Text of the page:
2. It messes with your head.

Unless you have at least $10,000 owed you, even going to small claims court, it’s not going to be worth it, between your lost work time and lawyer costs.

Worse, thinking about how this client screwed you all the time as you prep and pursue your lawsuit is very bad. This is not a climate that fosters productivity, creativity, or finding great new clients.

If you try every approach and there’s still no payment, I offer one final option:

Consider this lost money tuition in the school of freelance life.

Instead of thinking: “He ripped me off for $X thousands!” realize that this happened because of your own poor freelance business choices…and learn from it.

Qualify better clients to get paid on time

Want to avoid the hassle of an unpaid invoice? It starts long before you finish an assignment.

It starts with your marketing. You need to qualify clients better in the future and go after more reputable companies and publications. That way, you’ll be working with clients that pay their contractors — on time, and well.

Make sure to check out our complete guide to freelancer invoicing for even more useful information to get you paid.

How do you deal with flaky freelance clients?  Let’s discuss in the comments.


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27 comments on “Unpaid Invoice? 5 Tips to Get Your Flaky Freelance Client to Pay

  1. Donna Lee Hellmann on

    Oh, my God! Thanks for this post, Carol. I’m glad to know that I actually pursued most of the steps on this list before I read it. I was flying blind in desperation and knowing that I did exactly as you would do gives me peace of mind in knowing that I went the professional route.

    Clients look at us like another bill, like a credit card, or a utility, rather than as employees, which I understand. I mean, I have been doing this for over a decade, so I’m not like those ride share and food delivery drivers in California that didn’t understand the freelance concept. However, I am not Visa or the local electric company – I am a single mother with rent due that needs to put food on the table. When clients get flaky with invoices, they are impacting my FAMILY. They deserve to get called out.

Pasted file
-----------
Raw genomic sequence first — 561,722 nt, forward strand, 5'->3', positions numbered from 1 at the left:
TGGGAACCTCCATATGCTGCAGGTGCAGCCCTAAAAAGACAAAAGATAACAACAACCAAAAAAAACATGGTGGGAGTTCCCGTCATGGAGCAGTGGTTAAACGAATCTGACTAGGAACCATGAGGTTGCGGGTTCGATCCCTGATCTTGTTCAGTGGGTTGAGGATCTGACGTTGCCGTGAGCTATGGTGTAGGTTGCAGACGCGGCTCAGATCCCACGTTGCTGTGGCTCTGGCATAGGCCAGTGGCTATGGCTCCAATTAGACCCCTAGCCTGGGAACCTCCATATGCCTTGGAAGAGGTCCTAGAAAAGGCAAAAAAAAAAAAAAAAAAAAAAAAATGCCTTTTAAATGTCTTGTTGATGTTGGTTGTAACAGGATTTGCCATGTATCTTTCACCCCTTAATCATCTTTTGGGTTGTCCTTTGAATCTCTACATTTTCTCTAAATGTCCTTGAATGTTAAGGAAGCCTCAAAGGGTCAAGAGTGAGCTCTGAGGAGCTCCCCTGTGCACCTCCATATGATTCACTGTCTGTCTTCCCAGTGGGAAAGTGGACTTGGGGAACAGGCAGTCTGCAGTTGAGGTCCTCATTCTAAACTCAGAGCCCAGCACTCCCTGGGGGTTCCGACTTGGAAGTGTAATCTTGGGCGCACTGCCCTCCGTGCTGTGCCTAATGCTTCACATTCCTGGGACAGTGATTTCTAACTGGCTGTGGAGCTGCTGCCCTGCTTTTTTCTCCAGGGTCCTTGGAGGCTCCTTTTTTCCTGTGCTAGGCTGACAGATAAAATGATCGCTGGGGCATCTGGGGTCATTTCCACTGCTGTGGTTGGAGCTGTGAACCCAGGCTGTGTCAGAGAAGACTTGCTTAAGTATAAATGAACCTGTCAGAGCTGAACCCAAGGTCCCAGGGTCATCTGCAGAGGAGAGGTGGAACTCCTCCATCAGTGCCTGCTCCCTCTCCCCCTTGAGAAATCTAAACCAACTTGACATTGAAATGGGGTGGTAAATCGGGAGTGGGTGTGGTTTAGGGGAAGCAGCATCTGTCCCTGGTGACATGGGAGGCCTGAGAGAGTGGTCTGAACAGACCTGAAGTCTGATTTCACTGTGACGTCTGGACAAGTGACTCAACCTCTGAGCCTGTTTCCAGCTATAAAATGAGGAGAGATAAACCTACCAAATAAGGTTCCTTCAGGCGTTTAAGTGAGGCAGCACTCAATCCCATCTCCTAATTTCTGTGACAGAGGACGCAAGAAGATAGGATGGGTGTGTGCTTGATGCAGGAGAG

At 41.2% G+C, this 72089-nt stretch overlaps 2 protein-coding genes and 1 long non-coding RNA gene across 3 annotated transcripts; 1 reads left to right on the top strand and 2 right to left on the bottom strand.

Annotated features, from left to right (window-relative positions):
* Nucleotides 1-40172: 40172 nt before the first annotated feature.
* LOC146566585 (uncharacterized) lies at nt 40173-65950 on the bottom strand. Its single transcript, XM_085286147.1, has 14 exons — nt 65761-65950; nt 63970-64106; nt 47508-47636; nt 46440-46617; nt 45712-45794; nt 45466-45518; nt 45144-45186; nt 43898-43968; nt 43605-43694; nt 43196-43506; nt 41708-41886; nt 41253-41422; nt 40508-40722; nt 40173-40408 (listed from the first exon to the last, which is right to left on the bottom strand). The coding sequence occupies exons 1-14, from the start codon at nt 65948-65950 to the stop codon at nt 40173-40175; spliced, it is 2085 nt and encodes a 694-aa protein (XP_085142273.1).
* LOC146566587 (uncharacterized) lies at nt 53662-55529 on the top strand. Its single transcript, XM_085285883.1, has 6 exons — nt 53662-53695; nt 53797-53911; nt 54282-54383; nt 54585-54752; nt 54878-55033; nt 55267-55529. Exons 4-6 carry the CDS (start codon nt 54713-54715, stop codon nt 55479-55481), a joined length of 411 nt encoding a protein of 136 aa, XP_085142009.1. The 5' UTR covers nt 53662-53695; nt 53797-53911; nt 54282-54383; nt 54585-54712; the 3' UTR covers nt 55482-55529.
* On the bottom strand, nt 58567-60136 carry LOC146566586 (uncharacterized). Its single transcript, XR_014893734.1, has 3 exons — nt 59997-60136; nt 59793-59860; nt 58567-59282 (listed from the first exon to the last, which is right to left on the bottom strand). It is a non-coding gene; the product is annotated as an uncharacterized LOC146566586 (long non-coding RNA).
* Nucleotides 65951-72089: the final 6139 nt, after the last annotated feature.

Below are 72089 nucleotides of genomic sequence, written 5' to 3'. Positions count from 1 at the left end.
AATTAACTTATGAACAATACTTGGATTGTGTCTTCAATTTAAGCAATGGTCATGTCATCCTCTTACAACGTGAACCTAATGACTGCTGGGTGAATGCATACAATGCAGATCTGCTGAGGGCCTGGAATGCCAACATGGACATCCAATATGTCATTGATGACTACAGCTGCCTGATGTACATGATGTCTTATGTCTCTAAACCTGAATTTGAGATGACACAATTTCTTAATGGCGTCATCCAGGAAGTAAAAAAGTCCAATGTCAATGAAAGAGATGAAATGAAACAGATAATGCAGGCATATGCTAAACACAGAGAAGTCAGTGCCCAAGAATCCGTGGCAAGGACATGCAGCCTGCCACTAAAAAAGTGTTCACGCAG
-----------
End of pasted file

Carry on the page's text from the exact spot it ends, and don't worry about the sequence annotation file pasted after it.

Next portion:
2. Linda June on

    What about copyrights? If you remind them (and have something in your contract about it) that you own the copyright until they pay, would that work, too? Also, another coach says to get paid the entire fee up front or write nothing for the client. I suppose, when you’re a big name in the freelance industry, that would work, but for us little guys? What are your thoughts?

    • Carol Tice on

      If it’s in your contract, might be a good reminder.

      I know few clients willing to pay 100% upfront… something we do with international clients, but otherwise not usual in my world.

      If you’re following another coach, why not ask them the question?

      • Linda June on

        The other coach is the one who doesn’t do 50/50. It’s all upfront, but allows as to how new writers may want to go the 50/50 route until they’re more established.

        This particular coach is all about copywriting for businesses and not about pitching editors for more journalistic articles. I suppose there may be a difference in how magazines pay versus product marketing departments.

  3. Bianca on

    Hi, Carol!

    Very valuable topic, especially for those Like me, who haven’t freelanced before!

    I read also the comments on this post, seems like charging upfront a part or full amount is common practice for established writers.

    But for the first 1-2 clients? Is it ok to just state my terms (x% upfront As non-negotiable), or take the risk of maybe not being paid, but having those first two clips of published work for other clients?


    • Angie Mansfield on

      Hi, Bianca –